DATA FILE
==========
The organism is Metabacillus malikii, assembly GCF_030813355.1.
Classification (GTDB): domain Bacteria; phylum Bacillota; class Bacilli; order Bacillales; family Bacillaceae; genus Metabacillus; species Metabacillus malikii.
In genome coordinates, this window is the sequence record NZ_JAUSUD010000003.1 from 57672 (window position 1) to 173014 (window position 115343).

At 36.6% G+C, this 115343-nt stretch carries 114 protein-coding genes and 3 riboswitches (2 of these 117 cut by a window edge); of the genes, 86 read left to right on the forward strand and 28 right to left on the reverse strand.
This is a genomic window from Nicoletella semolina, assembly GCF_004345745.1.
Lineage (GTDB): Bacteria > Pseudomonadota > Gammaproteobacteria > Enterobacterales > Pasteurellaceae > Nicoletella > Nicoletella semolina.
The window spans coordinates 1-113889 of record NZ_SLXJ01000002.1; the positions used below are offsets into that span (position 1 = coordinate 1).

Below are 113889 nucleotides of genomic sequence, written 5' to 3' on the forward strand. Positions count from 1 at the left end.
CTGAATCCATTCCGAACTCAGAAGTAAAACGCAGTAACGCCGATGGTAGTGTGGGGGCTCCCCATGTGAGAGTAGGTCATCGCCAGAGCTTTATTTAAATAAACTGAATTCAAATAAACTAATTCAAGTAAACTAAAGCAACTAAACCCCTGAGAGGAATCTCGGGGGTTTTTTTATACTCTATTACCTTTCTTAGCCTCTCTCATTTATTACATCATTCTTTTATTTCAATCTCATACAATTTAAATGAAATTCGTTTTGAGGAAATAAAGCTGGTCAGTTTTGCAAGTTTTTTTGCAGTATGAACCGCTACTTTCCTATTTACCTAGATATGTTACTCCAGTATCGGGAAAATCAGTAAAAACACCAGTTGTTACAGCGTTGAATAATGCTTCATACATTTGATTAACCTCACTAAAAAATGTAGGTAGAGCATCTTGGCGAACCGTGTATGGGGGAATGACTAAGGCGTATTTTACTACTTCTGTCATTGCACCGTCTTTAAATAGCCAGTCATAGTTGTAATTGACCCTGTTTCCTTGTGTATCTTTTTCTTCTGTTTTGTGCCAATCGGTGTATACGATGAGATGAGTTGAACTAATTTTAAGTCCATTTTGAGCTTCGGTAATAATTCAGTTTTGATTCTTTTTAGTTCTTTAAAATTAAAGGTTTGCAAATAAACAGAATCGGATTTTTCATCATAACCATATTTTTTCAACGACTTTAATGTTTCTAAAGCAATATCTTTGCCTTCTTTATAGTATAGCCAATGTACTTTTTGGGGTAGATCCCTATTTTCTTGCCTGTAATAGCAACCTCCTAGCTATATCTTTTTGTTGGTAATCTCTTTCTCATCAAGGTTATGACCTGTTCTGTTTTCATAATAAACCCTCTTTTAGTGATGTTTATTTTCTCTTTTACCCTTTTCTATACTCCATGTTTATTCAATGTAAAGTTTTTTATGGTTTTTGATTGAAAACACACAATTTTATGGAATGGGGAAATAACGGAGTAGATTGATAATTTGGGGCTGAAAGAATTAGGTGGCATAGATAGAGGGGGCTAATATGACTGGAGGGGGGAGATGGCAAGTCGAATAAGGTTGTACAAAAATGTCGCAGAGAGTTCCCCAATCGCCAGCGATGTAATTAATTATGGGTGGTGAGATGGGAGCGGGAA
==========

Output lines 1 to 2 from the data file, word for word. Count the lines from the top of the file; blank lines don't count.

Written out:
The organism is Metabacillus malikii, assembly GCF_030813355.1.
Classification (GTDB): domain Bacteria; phylum Bacillota; class Bacilli; order Bacillales; family Bacillaceae; genus Metabacillus; species Metabacillus malikii.